There is a double celestial event to whet your appetite this January! As a starter, in the early hours of the 4 January we will be treated to the Quantadrids, which is one of the most abundant annual meteor showers of the year with 60 to 120 shooting stars per hour. Providing the sky is clear you will be pretty much guaranteed to see shooting stars galore. A dark location would be ideal but even from a built up area you shouldn’t be disappointed. I once watched the Perseids from my garden and got to see at least a dozen meteors, with one of them even breaking apart mid-flight.

Next we have a partial solar eclipse. At precisely 8.27am the moon will start to cover the surface of the Sun and even though it is only a partial eclipse, we can still expect to see about 75 per cent of the sun’s disc obscured by the moon.

I remember in 1999 when the UK had a total solar eclipse from the south west of England and partial eclipse everywhere else. I was stood in my garden again, in the city centre of Liverpool with my family and it was crystal clear. Patrick Moore the eminent astronomer, star of ‘The Sky at Night’ and personal hero of mine, was on the south coast with many other professionals and armatures alike. There were lots of tv cameras there, as it was live on the BBC, but they were completely clouded out! Read more…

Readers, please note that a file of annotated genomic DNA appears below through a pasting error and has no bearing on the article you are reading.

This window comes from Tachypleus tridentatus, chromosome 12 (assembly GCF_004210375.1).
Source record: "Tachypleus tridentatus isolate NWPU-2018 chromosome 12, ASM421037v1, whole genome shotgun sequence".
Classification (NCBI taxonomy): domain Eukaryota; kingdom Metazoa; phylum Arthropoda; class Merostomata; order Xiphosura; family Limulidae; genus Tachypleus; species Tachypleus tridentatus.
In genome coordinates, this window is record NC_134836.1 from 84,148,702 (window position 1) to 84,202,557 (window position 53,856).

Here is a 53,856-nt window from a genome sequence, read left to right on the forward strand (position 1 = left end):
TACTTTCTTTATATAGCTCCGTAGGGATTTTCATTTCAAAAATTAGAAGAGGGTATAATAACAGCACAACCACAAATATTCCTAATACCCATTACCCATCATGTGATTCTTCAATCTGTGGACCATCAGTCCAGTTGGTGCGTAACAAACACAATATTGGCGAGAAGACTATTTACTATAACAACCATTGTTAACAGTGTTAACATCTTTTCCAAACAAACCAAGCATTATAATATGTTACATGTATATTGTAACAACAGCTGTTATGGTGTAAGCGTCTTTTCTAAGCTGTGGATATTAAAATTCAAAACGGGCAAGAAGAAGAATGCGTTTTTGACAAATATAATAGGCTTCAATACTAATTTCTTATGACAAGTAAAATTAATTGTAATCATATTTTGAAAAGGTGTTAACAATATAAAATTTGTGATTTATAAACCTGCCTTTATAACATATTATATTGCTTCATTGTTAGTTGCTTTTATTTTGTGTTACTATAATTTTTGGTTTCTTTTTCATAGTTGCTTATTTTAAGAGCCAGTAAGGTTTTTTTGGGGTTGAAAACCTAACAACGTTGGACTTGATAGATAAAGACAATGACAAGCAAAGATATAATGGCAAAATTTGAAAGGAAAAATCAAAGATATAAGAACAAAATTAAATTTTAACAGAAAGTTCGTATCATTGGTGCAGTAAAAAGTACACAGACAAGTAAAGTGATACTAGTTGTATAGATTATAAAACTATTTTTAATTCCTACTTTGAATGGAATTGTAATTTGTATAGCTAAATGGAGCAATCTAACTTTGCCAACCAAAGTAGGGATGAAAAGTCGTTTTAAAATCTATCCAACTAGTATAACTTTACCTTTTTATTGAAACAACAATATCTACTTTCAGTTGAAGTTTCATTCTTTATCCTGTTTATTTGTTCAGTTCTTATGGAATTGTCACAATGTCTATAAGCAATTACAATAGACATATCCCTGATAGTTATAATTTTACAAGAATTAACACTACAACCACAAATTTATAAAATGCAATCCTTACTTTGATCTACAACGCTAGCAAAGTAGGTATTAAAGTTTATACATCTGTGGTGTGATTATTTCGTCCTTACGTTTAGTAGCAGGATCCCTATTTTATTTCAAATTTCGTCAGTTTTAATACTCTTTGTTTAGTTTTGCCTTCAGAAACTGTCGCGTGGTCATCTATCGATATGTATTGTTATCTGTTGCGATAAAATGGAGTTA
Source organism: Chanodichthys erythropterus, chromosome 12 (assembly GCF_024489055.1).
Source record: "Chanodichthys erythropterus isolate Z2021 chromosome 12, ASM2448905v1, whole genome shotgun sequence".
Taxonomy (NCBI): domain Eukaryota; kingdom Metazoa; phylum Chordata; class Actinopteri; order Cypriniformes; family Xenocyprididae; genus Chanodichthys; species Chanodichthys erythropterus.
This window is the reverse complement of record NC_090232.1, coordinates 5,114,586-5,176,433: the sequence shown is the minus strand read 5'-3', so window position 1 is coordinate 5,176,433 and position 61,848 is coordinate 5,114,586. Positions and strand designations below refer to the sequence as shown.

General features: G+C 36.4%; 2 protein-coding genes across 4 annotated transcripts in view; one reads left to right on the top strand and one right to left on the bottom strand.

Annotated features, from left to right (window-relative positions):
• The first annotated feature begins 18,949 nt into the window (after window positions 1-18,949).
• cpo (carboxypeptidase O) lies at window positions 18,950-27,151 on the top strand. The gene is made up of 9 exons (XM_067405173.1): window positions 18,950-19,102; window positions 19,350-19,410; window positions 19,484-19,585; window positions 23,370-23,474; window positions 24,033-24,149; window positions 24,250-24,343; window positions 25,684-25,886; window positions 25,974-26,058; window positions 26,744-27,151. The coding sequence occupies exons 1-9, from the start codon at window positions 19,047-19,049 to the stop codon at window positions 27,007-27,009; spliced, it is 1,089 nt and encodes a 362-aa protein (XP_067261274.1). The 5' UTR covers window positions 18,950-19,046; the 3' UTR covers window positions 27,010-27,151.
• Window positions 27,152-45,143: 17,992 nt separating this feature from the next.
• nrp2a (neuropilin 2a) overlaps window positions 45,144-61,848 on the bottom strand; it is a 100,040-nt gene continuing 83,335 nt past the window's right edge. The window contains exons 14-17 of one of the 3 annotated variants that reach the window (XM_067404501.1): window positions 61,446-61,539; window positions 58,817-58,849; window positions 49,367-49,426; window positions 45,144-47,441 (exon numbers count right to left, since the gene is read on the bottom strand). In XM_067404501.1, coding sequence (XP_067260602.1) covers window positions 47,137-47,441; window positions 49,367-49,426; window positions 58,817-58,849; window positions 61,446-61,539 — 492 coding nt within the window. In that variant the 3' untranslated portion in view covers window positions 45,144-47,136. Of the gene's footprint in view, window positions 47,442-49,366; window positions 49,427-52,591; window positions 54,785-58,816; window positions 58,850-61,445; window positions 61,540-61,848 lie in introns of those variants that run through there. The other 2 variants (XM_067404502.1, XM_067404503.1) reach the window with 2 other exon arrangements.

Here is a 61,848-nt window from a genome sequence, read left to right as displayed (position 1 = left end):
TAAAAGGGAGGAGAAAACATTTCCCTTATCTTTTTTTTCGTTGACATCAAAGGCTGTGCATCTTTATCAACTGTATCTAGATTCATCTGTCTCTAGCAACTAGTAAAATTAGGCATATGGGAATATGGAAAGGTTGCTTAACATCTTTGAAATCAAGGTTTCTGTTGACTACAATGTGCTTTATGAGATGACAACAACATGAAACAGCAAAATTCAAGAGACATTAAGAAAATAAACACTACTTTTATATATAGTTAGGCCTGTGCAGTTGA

Happy Anniversary to the World Museum!

31 December 2009 by Lisa

Black and white photo of old museum interior.

The museum before it was bombed in the Second World War.

I know I’m a day early, but 2010 will mean a pretty important anniversary for us here at National Museums Liverpool. It will be the 150th Anniversary of William Brown handing over the keys for what was then the Liverpool museum, which we now all know and love as the World Museum.

To mark this anniversary we’re going to be featuring a year-long series of World Museum-related stories on this blog. There’ll be a story a week, with a mix of historical and contemporary pieces. We want to let you know all about the museum’s history but also give you a few behind the scenes peeks at the people, stories and events that make (and have made) this such a special museum. Read more…